What this means when working with disabled people and tāngata whaikaha Māori
Ngākau whakairo – rights, values and professional obligations – sits at the heart of the Oranga Tamariki practice framework. The rights frameworks and our values and professional obligations weave together to provide a korowai (cloak) of protection and rights around disabled people, particularly tamariki and rangatahi whaikaha.
The Disability Action Plan 2019–23 is the government’s vehicle for implementing the New Zealand Disability Strategy 2016–26.
The Disability Strategy is the government’s vehicle for meeting our obligations under the United Nations Convention on the Rights of Persons with Disabilities (UNCPRD).
The frameworks and conventions individually and collectively emphasise the following work of Oranga Tamariki.
- Disabled people, with special regard to tāngata whaikaha Māori, are entitled to equal protection and equal benefit of the law.
- Disabled people have the right to protection from discrimination.
- Disabled people are entitled to enjoy a full and decent life, in conditions that ensure dignity and facilitate their active participation in the community.
- Disabled tamariki and rangatahi have full enjoyment of all human rights on an equal basis with other tamariki and rangatahi, including rights to family life.
Self-determination and tino rangatiratanga
- Disabled people, with special regard to tāngata whaikaha Māori and their whānau, hapū and iwi, have the right to make their own decisions and control their lives, as well as to participate in decision-making that affects them.
- Disabled people have the right to individual autonomy, including the freedom to make one’s own choices, and independence of persons, full and effective participation and inclusion in society.
- Disabled tamariki and rangatahi (as for all disabled people) have the right to express their views, be heard and be active participants in decisions that relate to them. Where support is required to make decisions, a process of supported decision-making (SDM) should be used.
Whānau and family
- The importance of family, family group, whānau, hapū and iwi as central to the oranga (wellbeing) of disabled people is evident across the conventions and frameworks, and within the obligations and responsibilities in respect to mana tamaiti, whakapapa and whanaungatanga in the Oranga Tamariki Act 1989.
VOYCE – Whakarongo Mai provides advocacy for tamariki and rangatahi with care experience and a specialised service (Tangata Whaikaha) for disabled tamariki and rangatahi who need support with communication and are involved with Oranga Tamariki. This is a practical way to give effect to the right of disabled tamariki and rangatahi to express their views and to effect participation in decision-making.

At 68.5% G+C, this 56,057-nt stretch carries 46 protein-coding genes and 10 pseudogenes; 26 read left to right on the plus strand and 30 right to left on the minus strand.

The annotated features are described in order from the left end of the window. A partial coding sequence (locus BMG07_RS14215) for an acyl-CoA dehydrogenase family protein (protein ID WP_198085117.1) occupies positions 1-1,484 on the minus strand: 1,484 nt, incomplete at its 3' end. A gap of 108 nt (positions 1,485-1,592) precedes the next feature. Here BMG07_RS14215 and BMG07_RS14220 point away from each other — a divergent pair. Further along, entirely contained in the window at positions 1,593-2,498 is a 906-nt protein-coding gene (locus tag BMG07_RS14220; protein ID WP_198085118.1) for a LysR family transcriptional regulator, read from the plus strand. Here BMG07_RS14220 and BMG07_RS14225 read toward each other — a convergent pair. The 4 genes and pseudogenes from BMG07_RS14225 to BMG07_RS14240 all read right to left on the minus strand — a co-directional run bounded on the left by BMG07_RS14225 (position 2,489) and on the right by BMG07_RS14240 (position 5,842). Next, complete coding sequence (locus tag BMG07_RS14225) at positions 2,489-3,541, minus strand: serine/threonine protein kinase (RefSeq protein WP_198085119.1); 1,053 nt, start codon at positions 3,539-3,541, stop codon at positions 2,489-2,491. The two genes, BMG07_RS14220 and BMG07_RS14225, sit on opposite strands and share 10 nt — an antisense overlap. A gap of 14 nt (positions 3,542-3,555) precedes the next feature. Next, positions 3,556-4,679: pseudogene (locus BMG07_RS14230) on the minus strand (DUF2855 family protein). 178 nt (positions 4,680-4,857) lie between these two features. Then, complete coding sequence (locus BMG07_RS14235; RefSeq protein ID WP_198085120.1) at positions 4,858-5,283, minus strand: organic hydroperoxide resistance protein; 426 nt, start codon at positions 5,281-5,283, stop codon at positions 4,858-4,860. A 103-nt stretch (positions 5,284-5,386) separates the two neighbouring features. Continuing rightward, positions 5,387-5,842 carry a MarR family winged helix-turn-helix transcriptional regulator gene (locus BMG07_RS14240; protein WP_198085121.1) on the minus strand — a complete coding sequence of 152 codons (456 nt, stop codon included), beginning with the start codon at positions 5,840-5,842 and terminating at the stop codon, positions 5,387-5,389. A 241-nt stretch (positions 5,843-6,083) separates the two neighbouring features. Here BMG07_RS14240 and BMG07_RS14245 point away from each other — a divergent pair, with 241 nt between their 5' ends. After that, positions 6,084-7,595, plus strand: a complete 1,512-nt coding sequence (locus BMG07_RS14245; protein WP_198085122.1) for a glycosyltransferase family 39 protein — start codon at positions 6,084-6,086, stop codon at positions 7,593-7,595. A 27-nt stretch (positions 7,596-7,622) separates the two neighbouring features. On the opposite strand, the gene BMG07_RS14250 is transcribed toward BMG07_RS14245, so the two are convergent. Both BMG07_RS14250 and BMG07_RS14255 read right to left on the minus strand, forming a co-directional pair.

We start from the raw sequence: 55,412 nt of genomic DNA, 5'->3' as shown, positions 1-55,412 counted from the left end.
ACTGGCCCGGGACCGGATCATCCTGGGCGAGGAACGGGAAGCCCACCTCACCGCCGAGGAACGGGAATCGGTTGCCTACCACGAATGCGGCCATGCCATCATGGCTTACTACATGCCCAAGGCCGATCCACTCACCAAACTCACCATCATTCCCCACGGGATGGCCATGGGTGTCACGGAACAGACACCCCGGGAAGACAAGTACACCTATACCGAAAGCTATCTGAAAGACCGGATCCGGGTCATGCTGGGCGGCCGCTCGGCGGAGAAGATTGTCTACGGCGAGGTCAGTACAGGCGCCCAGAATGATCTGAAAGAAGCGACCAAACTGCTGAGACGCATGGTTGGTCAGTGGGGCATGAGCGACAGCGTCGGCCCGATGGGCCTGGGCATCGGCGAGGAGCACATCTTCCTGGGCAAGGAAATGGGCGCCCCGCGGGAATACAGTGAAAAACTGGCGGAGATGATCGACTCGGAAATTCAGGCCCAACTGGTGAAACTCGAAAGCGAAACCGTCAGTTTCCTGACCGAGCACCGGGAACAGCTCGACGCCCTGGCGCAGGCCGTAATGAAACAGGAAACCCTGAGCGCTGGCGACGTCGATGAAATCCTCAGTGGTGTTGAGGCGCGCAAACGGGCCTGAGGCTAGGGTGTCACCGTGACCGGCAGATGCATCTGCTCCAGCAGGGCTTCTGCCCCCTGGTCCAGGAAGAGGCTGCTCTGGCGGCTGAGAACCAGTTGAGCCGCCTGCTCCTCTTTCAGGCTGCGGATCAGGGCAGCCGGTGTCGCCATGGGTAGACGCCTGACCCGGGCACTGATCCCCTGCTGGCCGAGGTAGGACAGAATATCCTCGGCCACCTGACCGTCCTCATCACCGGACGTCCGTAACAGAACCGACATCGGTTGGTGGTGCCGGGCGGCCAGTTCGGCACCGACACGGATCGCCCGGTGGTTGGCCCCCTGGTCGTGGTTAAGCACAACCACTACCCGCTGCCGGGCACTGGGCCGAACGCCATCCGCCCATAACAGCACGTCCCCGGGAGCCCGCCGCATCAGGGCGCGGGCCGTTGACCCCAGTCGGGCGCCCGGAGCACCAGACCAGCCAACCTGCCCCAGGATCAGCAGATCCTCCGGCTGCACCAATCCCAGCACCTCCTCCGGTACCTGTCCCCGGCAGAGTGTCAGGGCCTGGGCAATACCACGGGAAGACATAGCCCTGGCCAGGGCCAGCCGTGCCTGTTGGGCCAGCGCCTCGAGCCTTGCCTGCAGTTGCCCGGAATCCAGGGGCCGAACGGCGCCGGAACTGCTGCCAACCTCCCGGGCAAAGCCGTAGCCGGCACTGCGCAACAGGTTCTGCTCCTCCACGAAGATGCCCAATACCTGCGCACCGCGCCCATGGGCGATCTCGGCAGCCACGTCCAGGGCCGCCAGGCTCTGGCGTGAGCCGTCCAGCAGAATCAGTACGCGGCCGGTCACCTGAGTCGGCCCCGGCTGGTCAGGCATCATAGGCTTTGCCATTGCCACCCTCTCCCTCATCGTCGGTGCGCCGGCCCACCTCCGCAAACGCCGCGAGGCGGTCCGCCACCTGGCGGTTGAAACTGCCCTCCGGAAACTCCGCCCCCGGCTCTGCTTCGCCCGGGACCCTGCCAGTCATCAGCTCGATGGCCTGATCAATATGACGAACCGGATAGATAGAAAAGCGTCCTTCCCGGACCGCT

When rights appear to be in tension
Human rights protect a variety of interests and can be held individually or collectively (for example, whakapapa is a collective right) and there are occasions in practice where rights may appear to conflict with other rights. Work with tamariki, rangatahi and whānau or family is often at the crossroads of reconciling these rights, especially in considerations of oranga (wellbeing) and where there are safety, protection or care issues.
We must support the best interests of disabled tamariki and rangatahi, their right to whānau or family life, their right to be cared for by their parents or whānau or family, and their right to be safe and protected from harm and abuse. We must also support the rights of their parents, including disabled parents. In such decision-making, there needs to be a conscious awareness of the holistic and related elements and dimensions of oranga so that the rights of parents, family or whānau, hapū or iwi, and the rights of tamariki and rangatahi are preserved and protected to the greatest extent possible. Ensuring we see disabled tamariki and rangatahi in the context of their whakapapa will help us understand that the rights of tamariki and rangatahi are inextricably linked to the oranga of their whānau, hapū and iwi. Respecting both collective and individual rights will assist us at times when rights appear to be in conflict.
We can read the various frameworks and conventions individually, or the Human Rights Commission’s report ‘Honour the Treaty, Protect the Person'.
Whakamanahia Te Tiriti, Whakahaumarutia te Tangata – Honour the Treaty, Protect the person | Human Rights Commission